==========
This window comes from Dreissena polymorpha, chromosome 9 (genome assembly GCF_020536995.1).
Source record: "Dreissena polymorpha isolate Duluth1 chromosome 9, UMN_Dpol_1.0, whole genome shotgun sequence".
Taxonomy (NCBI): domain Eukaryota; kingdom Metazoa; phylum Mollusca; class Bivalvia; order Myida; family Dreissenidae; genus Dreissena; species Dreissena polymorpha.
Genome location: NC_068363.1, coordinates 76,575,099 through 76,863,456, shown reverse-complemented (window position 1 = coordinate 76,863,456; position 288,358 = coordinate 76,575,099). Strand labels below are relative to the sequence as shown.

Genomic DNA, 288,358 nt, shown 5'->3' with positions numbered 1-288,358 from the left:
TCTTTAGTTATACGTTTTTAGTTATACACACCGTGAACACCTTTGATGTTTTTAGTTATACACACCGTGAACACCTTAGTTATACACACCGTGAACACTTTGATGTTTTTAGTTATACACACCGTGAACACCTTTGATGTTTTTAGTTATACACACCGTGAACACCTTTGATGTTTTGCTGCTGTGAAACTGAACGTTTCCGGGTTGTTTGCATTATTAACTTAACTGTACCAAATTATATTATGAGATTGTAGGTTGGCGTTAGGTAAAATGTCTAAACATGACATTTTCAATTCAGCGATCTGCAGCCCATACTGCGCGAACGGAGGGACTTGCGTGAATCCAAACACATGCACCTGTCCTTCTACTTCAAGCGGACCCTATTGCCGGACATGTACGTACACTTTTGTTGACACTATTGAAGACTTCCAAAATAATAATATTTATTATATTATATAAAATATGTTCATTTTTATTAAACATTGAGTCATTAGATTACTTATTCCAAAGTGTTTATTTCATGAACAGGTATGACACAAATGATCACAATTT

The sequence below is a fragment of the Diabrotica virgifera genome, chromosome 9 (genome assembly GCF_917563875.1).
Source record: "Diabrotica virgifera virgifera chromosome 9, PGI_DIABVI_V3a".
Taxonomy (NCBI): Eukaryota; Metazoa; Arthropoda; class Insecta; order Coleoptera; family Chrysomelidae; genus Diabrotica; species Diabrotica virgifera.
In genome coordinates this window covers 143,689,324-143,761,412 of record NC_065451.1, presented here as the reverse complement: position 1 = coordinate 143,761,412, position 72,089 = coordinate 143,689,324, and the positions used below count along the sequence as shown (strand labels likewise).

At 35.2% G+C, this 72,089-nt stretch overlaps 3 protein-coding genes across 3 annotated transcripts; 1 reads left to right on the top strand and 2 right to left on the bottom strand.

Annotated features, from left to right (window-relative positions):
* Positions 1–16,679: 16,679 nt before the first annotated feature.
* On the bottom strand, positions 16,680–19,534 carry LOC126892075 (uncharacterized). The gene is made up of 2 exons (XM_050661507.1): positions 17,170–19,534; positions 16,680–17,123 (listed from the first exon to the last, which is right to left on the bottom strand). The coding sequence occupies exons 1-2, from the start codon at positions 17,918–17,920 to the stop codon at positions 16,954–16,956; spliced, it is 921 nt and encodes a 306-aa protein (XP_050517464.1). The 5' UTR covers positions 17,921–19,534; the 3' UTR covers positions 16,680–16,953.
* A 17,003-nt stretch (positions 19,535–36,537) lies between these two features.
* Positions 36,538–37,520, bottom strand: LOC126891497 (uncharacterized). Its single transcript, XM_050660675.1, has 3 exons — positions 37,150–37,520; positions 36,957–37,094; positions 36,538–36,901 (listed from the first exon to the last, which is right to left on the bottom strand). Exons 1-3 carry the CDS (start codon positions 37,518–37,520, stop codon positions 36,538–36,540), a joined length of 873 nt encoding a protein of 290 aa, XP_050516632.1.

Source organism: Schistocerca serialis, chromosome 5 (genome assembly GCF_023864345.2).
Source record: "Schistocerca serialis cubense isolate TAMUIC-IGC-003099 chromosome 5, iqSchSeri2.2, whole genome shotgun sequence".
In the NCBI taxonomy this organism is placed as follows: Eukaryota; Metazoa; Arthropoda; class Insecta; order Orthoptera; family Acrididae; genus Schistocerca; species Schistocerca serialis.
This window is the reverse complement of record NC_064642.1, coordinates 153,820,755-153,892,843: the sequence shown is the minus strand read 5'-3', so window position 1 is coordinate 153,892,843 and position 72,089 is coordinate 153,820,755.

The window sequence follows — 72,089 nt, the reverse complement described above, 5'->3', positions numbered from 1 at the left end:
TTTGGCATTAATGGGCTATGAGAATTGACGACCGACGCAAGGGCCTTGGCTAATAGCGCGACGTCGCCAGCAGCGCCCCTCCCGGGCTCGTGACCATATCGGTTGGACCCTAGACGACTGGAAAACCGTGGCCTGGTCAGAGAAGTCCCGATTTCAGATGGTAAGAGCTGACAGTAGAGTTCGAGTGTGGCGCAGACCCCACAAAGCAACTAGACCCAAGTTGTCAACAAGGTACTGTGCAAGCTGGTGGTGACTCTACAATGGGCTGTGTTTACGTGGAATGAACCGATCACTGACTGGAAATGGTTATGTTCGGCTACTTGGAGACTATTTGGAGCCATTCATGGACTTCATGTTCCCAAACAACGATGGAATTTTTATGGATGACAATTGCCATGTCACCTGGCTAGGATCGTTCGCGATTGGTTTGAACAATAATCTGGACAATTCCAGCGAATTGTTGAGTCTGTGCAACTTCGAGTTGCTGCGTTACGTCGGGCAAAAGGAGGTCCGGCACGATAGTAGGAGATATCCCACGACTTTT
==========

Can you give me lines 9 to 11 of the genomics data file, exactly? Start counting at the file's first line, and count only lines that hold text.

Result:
Taxonomy (NCBI): Eukaryota; Metazoa; Arthropoda; class Insecta; order Coleoptera; family Chrysomelidae; genus Diabrotica; species Diabrotica virgifera.
In genome coordinates this window covers 143,689,324-143,761,412 of record NC_065451.1, presented here as the reverse complement: position 1 = coordinate 143,761,412, position 72,089 = coordinate 143,689,324, and the positions used below count along the sequence as shown (strand labels likewise).

At 35.2% G+C, this 72,089-nt stretch overlaps 3 protein-coding genes across 3 annotated transcripts; 1 reads left to right on the top strand and 2 right to left on the bottom strand.